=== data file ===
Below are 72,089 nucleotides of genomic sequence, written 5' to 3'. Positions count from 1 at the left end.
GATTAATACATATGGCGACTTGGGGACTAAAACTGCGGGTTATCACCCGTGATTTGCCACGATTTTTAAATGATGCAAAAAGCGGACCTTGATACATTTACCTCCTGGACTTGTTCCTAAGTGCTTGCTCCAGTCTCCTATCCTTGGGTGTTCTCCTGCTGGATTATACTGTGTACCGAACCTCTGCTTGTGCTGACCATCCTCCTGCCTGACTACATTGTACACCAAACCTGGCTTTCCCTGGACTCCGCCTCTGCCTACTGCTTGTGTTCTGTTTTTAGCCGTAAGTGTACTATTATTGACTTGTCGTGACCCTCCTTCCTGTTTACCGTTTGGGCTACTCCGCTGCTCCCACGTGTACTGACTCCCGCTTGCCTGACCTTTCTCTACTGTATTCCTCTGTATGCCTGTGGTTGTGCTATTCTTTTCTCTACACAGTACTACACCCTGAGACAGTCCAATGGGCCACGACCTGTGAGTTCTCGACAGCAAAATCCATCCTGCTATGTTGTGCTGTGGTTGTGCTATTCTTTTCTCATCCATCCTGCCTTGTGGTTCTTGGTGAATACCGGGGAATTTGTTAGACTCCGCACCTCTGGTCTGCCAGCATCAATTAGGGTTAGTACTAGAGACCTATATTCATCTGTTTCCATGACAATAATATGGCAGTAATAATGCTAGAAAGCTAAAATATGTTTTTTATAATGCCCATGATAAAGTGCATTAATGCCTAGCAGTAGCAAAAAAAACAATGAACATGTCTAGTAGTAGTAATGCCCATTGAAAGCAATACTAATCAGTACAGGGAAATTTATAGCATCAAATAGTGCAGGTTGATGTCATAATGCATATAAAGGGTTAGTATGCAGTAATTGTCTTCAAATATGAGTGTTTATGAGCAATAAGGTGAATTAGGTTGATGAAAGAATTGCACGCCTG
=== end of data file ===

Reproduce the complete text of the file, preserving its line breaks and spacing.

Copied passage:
Below are 72,089 nucleotides of genomic sequence, written 5' to 3'. Positions count from 1 at the left end.
GATTAATACATATGGCGACTTGGGGACTAAAACTGCGGGTTATCACCCGTGATTTGCCACGATTTTTAAATGATGCAAAAAGCGGACCTTGATACATTTACCTCCTGGACTTGTTCCTAAGTGCTTGCTCCAGTCTCCTATCCTTGGGTGTTCTCCTGCTGGATTATACTGTGTACCGAACCTCTGCTTGTGCTGACCATCCTCCTGCCTGACTACATTGTACACCAAACCTGGCTTTCCCTGGACTCCGCCTCTGCCTACTGCTTGTGTTCTGTTTTTAGCCGTAAGTGTACTATTATTGACTTGTCGTGACCCTCCTTCCTGTTTACCGTTTGGGCTACTCCGCTGCTCCCACGTGTACTGACTCCCGCTTGCCTGACCTTTCTCTACTGTATTCCTCTGTATGCCTGTGGTTGTGCTATTCTTTTCTCTACACAGTACTACACCCTGAGACAGTCCAATGGGCCACGACCTGTGAGTTCTCGACAGCAAAATCCATCCTGCTATGTTGTGCTGTGGTTGTGCTATTCTTTTCTCATCCATCCTGCCTTGTGGTTCTTGGTGAATACCGGGGAATTTGTTAGACTCCGCACCTCTGGTCTGCCAGCATCAATTAGGGTTAGTACTAGAGACCTATATTCATCTGTTTCCATGACAATAATATGGCAGTAATAATGCTAGAAAGCTAAAATATGTTTTTTATAATGCCCATGATAAAGTGCATTAATGCCTAGCAGTAGCAAAAAAAACAATGAACATGTCTAGTAGTAGTAATGCCCATTGAAAGCAATACTAATCAGTACAGGGAAATTTATAGCATCAAATAGTGCAGGTTGATGTCATAATGCATATAAAGGGTTAGTATGCAGTAATTGTCTTCAAATATGAGTGTTTATGAGCAATAAGGTGAATTAGGTTGATGAAAGAATTGCACGCCTG